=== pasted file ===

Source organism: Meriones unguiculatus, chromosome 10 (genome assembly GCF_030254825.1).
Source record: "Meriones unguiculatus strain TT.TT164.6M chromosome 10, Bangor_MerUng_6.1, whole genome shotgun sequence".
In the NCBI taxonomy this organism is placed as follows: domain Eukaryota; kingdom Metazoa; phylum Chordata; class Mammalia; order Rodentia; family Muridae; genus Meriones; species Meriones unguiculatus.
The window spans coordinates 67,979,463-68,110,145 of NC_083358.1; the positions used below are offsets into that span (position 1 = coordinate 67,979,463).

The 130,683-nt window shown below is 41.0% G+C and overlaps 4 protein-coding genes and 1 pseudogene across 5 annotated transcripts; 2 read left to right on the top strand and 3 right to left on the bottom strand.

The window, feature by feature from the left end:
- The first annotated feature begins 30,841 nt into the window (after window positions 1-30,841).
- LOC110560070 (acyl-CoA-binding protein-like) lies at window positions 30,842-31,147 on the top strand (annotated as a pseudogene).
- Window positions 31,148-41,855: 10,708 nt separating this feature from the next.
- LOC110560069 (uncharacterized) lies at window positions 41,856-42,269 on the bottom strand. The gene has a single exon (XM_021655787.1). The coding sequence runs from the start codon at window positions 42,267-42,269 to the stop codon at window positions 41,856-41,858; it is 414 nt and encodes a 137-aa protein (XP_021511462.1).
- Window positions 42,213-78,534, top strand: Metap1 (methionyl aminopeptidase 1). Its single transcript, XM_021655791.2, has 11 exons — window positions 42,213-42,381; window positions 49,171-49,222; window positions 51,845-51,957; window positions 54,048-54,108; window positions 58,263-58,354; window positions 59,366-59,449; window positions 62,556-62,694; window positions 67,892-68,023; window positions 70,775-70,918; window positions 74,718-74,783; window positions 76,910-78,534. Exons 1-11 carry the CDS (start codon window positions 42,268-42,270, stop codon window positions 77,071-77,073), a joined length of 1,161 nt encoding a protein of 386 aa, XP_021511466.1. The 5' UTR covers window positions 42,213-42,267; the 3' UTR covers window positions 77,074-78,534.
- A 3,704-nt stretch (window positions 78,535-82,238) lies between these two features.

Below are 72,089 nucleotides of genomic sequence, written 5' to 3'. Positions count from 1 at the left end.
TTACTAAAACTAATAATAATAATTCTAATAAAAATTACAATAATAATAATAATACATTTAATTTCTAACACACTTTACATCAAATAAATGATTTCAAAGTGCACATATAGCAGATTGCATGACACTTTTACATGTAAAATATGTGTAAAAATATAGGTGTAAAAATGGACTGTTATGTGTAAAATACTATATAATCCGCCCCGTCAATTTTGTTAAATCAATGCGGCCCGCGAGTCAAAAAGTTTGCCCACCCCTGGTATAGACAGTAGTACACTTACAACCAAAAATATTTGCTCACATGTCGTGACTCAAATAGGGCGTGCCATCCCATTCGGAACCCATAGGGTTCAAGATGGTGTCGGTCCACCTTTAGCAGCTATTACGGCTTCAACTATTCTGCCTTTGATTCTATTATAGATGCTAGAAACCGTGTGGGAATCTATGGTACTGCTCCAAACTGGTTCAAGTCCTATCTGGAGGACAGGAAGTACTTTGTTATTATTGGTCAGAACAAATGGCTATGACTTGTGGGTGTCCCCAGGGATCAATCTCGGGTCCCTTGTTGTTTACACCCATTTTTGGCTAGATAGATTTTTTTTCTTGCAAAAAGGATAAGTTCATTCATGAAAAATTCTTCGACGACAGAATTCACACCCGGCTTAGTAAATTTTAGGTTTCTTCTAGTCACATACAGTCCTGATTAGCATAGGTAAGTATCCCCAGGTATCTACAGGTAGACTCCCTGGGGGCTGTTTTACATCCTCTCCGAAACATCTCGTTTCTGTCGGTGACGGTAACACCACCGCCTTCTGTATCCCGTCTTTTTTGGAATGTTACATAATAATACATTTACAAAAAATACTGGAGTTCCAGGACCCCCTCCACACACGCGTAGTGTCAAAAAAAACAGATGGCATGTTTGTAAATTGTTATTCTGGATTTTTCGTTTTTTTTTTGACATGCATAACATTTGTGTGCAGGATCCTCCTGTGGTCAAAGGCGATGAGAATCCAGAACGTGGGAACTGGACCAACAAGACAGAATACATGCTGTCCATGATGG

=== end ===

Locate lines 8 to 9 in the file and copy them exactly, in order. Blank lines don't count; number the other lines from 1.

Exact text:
- LOC110560070 (acyl-CoA-binding protein-like) lies at window positions 30,842-31,147 on the top strand (annotated as a pseudogene).
- Window positions 31,148-41,855: 10,708 nt separating this feature from the next.